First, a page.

One of the more absurd questions posed in the debate was, ‘Which two candidates would you vote for if you weren’t on the ballot?’ Huang deftly sidestepped the question when it was posed to him. But when it was resurrected for Talt moments later, he took aim at the incumbents again. He said he would vote for Kwong and Huang, adding of Kneier and Sun, “When they asked me for their support on term limits, I believed them, and they obviously have not honored that. I would be left with two choices based on my own principles and principles that I think should be applied with respect to what [Kneier and Sun] told us about term limits.”
At other stages of the discussion, the lack of a thorough familiarity with city issues was evident on the part of Huang and Kwong.
On a question about mansionization, Kwong held up a sheaf of papers that he identified as the city’s Housing Element and “zoning guidelines” and dramatically hurled them over his shoulder onto the stage, eliciting laughter from some in the audience. “We need to change codes,” he said, suggesting the formation of an ad hoc committee “to go out and study the matter and bring it before the council for adoption and enforcement. Only then can we change the codes.”
San Marino’s Housing Element was certified by the state last year for the first time, which is expected to shield the city against lawsuits by housing advocacy groups. San Marino’s building codes, meanwhile, are distinctly different from its Design Review Guidelines, which have been at the heart of approvals for homes believed to be out of scale with their neighborhoods.
Sun countered, “The problem is not the rules, not the ordinances, it is the Design Review Committee members who approved the project. I think with the recent reorganization of the Design Review Committee, the city is already on top of it.”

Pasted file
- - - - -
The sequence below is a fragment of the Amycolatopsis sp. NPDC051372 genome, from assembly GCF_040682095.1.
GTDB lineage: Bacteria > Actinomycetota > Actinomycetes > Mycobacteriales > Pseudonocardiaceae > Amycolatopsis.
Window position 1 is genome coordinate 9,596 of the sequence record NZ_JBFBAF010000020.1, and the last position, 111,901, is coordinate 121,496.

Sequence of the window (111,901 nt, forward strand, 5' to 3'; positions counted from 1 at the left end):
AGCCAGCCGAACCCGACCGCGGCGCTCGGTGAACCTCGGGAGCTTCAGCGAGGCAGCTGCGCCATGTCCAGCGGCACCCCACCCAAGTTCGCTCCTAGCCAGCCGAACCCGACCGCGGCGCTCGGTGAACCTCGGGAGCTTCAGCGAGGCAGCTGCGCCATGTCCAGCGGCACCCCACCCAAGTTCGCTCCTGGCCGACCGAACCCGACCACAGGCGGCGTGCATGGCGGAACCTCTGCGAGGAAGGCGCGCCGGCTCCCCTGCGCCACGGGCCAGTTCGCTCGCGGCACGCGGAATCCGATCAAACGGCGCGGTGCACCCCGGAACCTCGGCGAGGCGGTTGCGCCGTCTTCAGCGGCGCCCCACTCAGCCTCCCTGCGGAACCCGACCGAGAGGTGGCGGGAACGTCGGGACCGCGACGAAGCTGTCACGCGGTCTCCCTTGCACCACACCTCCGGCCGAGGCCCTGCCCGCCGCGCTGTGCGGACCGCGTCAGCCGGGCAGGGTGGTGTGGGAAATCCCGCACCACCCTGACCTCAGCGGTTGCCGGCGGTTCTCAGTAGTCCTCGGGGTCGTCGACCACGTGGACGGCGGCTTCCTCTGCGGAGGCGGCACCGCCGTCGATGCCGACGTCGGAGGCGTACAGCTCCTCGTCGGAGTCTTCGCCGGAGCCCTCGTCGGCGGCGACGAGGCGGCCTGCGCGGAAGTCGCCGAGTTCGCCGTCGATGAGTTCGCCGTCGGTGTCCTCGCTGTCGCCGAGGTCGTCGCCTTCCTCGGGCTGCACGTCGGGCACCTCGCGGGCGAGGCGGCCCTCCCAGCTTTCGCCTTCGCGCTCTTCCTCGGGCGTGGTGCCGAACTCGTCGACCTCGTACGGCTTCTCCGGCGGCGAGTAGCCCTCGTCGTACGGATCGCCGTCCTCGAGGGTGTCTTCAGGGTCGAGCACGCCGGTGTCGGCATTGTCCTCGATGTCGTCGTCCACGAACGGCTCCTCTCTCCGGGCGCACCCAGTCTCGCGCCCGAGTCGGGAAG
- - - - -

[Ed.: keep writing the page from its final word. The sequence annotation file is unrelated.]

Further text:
Since the spring, the five-member DRC has gained four new members, as the terms of two incumbents were not renewed at the end of June and two other members resigned.
On the subject of two controversial cell towers, one adjacent to Huntington Middle School and the other on the campus of San Marino High School, Huang said he would “speak to our legal counsel, [City Attorney] Steve Dorsey, and ask if we made any mistakes when it was built without permits. I would push for it every day so that if it was done illegally, we do have the right to take it down, don’t we? After that, I’d review why we made this mistake in the first place … why the cell towers were built and we didn’t know.”
Actually, the construction of the cell towers was almost entirely out of the city’s purview. Those were matters presided over by the San Marino Unified School District and the Division of the State Architect. Building permits, inspections and approvals were never the responsibility of City Hall.
The city’s finances, and particularly its unfunded pension liability, were popular topics. The city has a $20 million obligation to CalPERS but hopes to reduce that by $10 million through shortening the repayment term from 30 to 20 years.
Sun said he will propose at Friday’s City Council meeting that a citizens’ finance oversight committee be formed to assess the city’s accounting procedures.
For his part, Talt invoked term limits again and said he would bring “a fresh perspective, a willingness to roll up my sleeves on the budget and work with our citizens.”